Pulling the ray florets off a daisy head one by one, while chanting the rhyme above, is supposed to help lovers to know if their love is reciprocated. Clearly, odd numbers of rays will yield "she loves me", while even numbers will yield "she loves me not". But ray number on daisies isn't random. If you count the rays on heads of different species in the daisy family, you'll find some numbers keep cropping up again and again: 5, 8, 13, 21, 34, 55 (although individual heads might vary a bit around a mean that is one of these numbers). Pick your daisy carefully and you'll get the answer you want.
Leonardo of Pisa, a.k.a. Leonardo Fibonacci, was an Italian mathematician who introduced Arabic numerals to Europe in the early 13th century. Every time you do arithmetic, remember it's because of Leonardo that you don't have to use Roman numerals (e.g., CXCVII + MDMLXVIII = MDCCXV). He also introduced the number series that's named after him, originally demonstrated to predict the reproductive output of a pair of rabbits. The Fibonacci series crops up again and again in biology, as in our daisy heads.
|She loves me, she loves me not, she loves me, ...|
In botany, one common place where we see it is in the arrangement of leaves on a stem, referred to as phyllotaxis. Leaves may be attached one at a node (alternate or spiral), two at a node (opposite), or three or more at a node (whorled).
|Hebes, like this Veronica benthamii from Campbell Island, have opposite leaves, with each pair at right angles to the one below, an arrangement known as decussate.|
Alternate leaves vary in how steeply they're spiralled. When each leaf is directly above the one below (one complete turn between leaves), it is called monostichous, if it is at 180° to the one below (half a turn between leaves), so that they form 2 rows of alternate leaves, they are called distichous, and if they form an angle less than 180° they are referred to as spiral.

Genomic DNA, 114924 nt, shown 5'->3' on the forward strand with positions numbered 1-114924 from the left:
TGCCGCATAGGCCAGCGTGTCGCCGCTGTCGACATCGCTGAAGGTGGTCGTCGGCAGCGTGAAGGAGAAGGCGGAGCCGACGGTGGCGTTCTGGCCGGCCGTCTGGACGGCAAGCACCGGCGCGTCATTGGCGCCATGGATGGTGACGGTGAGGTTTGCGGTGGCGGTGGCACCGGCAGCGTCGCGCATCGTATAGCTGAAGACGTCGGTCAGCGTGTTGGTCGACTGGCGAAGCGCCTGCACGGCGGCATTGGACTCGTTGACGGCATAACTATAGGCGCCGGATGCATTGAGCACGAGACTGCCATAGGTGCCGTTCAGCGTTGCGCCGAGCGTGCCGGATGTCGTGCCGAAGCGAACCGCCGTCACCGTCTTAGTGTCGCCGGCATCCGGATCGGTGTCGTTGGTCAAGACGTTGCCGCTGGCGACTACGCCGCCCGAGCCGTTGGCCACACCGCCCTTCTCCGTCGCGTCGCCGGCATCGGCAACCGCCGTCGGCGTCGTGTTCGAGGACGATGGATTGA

You can describe the spiral by finding two leaves that are one above the other. Now count the number of spirals around the stem between the two leaves, then the number of leaves in the spiral(s) (count the lower leaf of the pair as 0 and the number you’re after is the number of the upper leaf). You can then describe the phyllotaxis as a fraction, where the numerator is the number of turns of the spiral and the denominator is the number of leaves, eg, 2/5, 3/8.
If you examine enough of these spirals, you’ll find the same numbers crop up again and again. These numbers are the Fibonacci series: 1,1,2,3,5,8,13,21,34...., which is made by adding two adjacent numbers to get the next one in the series. In plants, the phyllotaxis fractions that are found have the denominator as the next number but one in the series from the numerator, e.g., 2/5, 3/8, 5/13, 8/21, etc.
Looking down on the stem from above, the angle between two adjacent leaves is given by the phyllotaxis fraction (1/1 gives 360° for monostichous leaves; 1/2 gives 180° for distichous leaves; 144° for 2/5 phyllotaxis. These fractions approach, but never exactly reach, 137° 30’ 28” of arc, and that’s the angle that results in the least amount of leaf shading along a stem. Finally, the really cool thing about these angles is they’re related to the Golden Ratio, widely used in Greek and Roman architecture and modern paper shapes. If the angle between one leaf and the next is A, and B is 360–A, then the ratio of A:B is the same as the ratio of B:360.
|Spiral phyllotaxis on a female cone of kauri (Agathis australis)|
 The A series of paper sizes (e.g., A4) is organized on the golden rectangle. Thus A5 is half the area of A4, but exactly the same shape, and is obtained by cutting A4 in half cross-wise. A0 has an area of 1m2.